Document Your Pain

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I’ve been frequently asked by people interested in DevOps: “How do I convince management that this whole automation thing is worth our time?”

It’s a great question. What I always say is, start by documenting your pain. However, just saying that statement may not be clear enough for everyone, so let me explain further.

Uptime

One of the simplest things to start documenting is whether or not you’re experiencing downtime because of your existing deployment processes. This is clearly one of the most worrisome pain points that the business could have to deal with. I’ve worked with organizations in the past where any kind of downtime resulted in the loss of serious money. I’ve got friends who worked within healthcare where downtime could literally result in deaths. Downtime is a very serious problem.

Downtime from deployments comes in several flavors. One possible situation is that the deployment itself causes the downtime. When you’re running scripts for the very first time on your production system, the chances of creating downtime are very high. Even if you’re practicing the scripts before you deploy in your non-production environment, you may still see errors in production. This is especially true if you haven’t used some kind of “shift-left” mechanism to ensure that your non-production environment is as near to production as you can make.

The second kind of downtime is caused due to the manual nature of your deployments. We used to keep a checklist on a whiteboard. We’d carefully walk through the checklist, ensuring that everything was done. However, every so often, we missed a step. One time, the boss came by to check in with us, leaned against the board, and wiped out the checklist, causing more delays and rework on the deployment.

Another kind of downtime that you have to take into account is the amount of time it takes to deploy. Before I started automating deployments, we used to do it all manually. Step one was to bleed off all connections, run a backup, then deploy. Every step took a long time. As noted above, errors on any of the steps would certainly impact downtime; however, the process itself caused our servers to be offline.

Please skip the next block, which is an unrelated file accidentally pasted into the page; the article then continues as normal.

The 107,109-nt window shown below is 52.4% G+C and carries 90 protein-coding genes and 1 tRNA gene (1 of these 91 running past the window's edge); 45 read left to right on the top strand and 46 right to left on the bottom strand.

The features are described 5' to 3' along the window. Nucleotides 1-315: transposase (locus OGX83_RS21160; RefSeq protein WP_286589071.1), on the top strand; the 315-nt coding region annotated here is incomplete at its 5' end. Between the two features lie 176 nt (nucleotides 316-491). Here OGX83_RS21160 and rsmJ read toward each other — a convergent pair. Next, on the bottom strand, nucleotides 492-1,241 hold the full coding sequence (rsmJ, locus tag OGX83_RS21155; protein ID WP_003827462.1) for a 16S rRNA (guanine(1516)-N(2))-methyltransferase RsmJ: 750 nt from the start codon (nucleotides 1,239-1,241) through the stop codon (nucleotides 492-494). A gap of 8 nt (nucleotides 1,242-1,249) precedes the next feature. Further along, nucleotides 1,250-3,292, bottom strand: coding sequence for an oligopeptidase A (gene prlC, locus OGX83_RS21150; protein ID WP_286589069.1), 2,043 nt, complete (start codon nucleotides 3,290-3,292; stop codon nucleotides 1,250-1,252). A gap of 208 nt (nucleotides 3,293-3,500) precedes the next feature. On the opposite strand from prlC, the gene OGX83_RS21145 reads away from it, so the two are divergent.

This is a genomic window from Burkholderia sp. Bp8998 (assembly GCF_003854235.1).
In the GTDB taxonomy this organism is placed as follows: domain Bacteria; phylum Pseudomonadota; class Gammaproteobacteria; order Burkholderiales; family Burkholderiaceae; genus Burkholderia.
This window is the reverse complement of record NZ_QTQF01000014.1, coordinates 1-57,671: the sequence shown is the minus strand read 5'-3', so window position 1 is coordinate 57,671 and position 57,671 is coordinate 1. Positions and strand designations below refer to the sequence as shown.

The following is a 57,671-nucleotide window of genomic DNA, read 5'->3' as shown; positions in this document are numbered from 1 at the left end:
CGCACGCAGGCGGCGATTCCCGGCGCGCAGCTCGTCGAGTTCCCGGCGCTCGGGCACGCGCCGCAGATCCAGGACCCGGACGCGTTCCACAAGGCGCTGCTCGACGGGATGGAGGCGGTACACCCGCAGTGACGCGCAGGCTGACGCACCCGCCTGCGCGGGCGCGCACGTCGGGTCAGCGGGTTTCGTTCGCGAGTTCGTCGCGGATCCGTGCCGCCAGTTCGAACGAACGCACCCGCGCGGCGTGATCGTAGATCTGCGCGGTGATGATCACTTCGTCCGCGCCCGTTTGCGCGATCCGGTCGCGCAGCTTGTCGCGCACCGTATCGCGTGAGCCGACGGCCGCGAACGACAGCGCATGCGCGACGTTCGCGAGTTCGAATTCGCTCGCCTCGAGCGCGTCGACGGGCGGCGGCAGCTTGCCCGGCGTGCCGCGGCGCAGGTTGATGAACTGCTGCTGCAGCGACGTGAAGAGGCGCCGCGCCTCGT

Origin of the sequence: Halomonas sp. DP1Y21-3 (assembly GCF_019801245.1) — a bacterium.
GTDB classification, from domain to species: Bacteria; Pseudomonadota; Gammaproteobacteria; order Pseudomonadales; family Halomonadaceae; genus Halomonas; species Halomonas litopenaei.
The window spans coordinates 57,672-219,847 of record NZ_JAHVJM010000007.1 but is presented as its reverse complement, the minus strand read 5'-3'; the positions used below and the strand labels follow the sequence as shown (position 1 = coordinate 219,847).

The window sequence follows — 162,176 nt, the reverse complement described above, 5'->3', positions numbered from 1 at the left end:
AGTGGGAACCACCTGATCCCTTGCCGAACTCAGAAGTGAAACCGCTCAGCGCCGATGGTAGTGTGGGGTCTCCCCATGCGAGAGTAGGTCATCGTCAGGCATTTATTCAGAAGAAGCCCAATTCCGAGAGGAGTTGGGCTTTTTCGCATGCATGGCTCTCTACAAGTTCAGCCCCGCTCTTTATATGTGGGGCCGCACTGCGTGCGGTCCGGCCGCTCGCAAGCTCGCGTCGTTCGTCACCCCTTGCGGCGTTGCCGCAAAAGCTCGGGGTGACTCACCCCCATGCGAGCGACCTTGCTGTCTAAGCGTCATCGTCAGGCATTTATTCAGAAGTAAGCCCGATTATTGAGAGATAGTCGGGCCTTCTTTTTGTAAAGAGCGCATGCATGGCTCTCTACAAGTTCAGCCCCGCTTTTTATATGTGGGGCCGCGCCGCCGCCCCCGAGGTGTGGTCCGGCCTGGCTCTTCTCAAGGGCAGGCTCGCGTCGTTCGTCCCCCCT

All this together negatively impacts the business, so this is the first pain point I would document.

Data Loss

It’s entirely possible that you can deploy to your databases and never have an error, never experience data loss of any kind. If so, you’re very lucky. However, in a manual environment with minimal, or no, automated testing, it’s very easy for an error to slip in. Without that shift-left process, you may be running a script for the very first time on your production server. Also, if you’re not deploying in a Continuous Deployment methodology using lots of fast, small deployments, that script is likely to be 15,000 lines or more. I’m sure you looked through it, but you didn’t really read every single line of code.

Without automated, frequent, early, testing, the chances of causing data loss are radically heightened. This quickly becomes a case of testing your ability to restore your database to a point in time. Regardless of how well you do this, you’re introducing more downtime for the business. Even worse, you may have to go and explain to the company just how much data was lost, irretrievably. Do you have automated testing for your backups? If not, they could be corrupted or missing, and you won’t even get the chance to retrieve the data you lost.

Your Time

I’ve heard the argument made that, well, you’re paid anyway, so whatever time you spend building deployments manually is all part of the job and effectively free. However, that’s just not true. There are so many hours in a day, and nothing any of us does can change that. How you spend your day matters. You need to document how you spend your day, especially as it relates to deployments.